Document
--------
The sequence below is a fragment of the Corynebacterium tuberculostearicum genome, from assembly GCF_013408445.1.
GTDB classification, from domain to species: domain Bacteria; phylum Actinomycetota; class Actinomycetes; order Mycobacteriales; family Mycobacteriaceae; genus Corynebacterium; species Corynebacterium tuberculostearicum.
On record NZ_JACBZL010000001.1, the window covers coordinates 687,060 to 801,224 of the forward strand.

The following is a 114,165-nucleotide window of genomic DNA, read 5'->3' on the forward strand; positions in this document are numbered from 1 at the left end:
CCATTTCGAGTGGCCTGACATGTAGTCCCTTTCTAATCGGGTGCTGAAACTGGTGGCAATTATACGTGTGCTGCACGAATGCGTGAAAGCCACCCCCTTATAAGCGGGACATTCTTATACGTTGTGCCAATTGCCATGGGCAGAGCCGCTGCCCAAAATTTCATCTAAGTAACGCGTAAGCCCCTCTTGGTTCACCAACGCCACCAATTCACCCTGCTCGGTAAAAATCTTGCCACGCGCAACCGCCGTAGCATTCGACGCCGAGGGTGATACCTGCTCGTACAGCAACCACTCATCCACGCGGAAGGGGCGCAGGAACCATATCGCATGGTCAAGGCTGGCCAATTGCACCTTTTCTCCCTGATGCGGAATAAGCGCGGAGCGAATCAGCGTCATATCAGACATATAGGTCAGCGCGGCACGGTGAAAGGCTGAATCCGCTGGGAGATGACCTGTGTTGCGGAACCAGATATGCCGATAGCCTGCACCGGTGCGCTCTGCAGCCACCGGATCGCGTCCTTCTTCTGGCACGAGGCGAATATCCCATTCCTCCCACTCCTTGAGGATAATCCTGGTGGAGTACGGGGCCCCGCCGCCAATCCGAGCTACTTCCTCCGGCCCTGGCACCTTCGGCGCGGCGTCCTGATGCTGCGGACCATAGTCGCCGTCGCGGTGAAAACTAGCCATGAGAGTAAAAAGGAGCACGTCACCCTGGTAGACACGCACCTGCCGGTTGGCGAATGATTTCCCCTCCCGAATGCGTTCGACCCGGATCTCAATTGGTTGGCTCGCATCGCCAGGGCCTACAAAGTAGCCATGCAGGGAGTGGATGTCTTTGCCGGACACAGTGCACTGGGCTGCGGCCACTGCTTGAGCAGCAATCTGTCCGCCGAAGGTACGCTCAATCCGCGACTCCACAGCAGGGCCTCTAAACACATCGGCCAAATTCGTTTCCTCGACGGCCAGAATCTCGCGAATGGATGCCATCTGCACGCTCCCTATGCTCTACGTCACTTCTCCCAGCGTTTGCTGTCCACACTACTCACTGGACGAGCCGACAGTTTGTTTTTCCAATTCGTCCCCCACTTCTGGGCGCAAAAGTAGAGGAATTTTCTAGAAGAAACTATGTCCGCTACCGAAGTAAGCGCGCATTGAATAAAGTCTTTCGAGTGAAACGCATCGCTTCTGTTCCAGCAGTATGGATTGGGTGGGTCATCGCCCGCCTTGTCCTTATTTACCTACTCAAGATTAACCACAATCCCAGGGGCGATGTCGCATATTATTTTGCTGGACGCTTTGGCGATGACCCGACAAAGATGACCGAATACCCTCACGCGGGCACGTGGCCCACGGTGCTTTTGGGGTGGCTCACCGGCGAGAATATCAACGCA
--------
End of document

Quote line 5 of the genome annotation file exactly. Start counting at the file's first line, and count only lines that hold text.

CCATTTCGAGTGGCCTGACATGTAGTCCCTTTCTAATCGGGTGCTGAAACTGGTGGCAATTATACGTGTGCTGCACGAATGCGTGAAAGCCACCCCCTTATAAGCGGGACATTCTTATACGTTGTGCCAATTGCCATGGGCAGAGCCGCTGCCCAAAATTTCATCTAAGTAACGCGTAAGCCCCTCTTGGTTCACCAACGCCACCAATTCACCCTGCTCGGTAAAAATCTTGCCACGCGCAACCGCCGTAGCATTCGACGCCGAGGGTGATACCTGCTCGTACAGCAACCACTCATCCACGCGGAAGGGGCGCAGGAACCATATCGCATGGTCAAGGCTGGCCAATTGCACCTTTTCTCCCTGATGCGGAATAAGCGCGGAGCGAATCAGCGTCATATCAGACATATAGGTCAGCGCGGCACGGTGAAAGGCTGAATCCGCTGGGAGATGACCTGTGTTGCGGAACCAGATATGCCGATAGCCTGCACCGGTGCGCTCTGCAGCCACCGGATCGCGTCCTTCTTCTGGCACGAGGCGAATATCCCATTCCTCCCACTCCTTGAGGATAATCCTGGTGGAGTACGGGGCCCCGCCGCCAATCCGAGCTACTTCCTCCGGCCCTGGCACCTTCGGCGCGGCGTCCTGATGCTGCGGACCATAGTCGCCGTCGCGGTGAAAACTAGCCATGAGAGTAAAAAGGAGCACGTCACCCTGGTAGACACGCACCTGCCGGTTGGCGAATGATTTCCCCTCCCGAATGCGTTCGACCCGGATCTCAATTGGTTGGCTCGCATCGCCAGGGCCTACAAAGTAGCCATGCAGGGAGTGGATGTCTTTGCCGGACACAGTGCACTGGGCTGCGGCCACTGCTTGAGCAGCAATCTGTCCGCCGAAGGTACGCTCAATCCGCGACTCCACAGCAGGGCCTCTAAACACATCGGCCAAATTCGTTTCCTCGACGGCCAGAATCTCGCGAATGGATGCCATCTGCACGCTCCCTATGCTCTACGTCACTTCTCCCAGCGTTTGCTGTCCACACTACTCACTGGACGAGCCGACAGTTTGTTTTTCCAATTCGTCCCCCACTTCTGGGCGCAAAAGTAGAGGAATTTTCTAGAAGAAACTATGTCCGCTACCGAAGTAAGCGCGCATTGAATAAAGTCTTTCGAGTGAAACGCATCGCTTCTGTTCCAGCAGTATGGATTGGGTGGGTCATCGCCCGCCTTGTCCTTATTTACCTACTCAAGATTAACCACAATCCCAGGGGCGATGTCGCATATTATTTTGCTGGACGCTTTGGCGATGACCCGACAAAGATGACCGAATACCCTCACGCGGGCACGTGGCCCACGGTGCTTTTGGGGTGGCTCACCGGCGAGAATATCAACGCA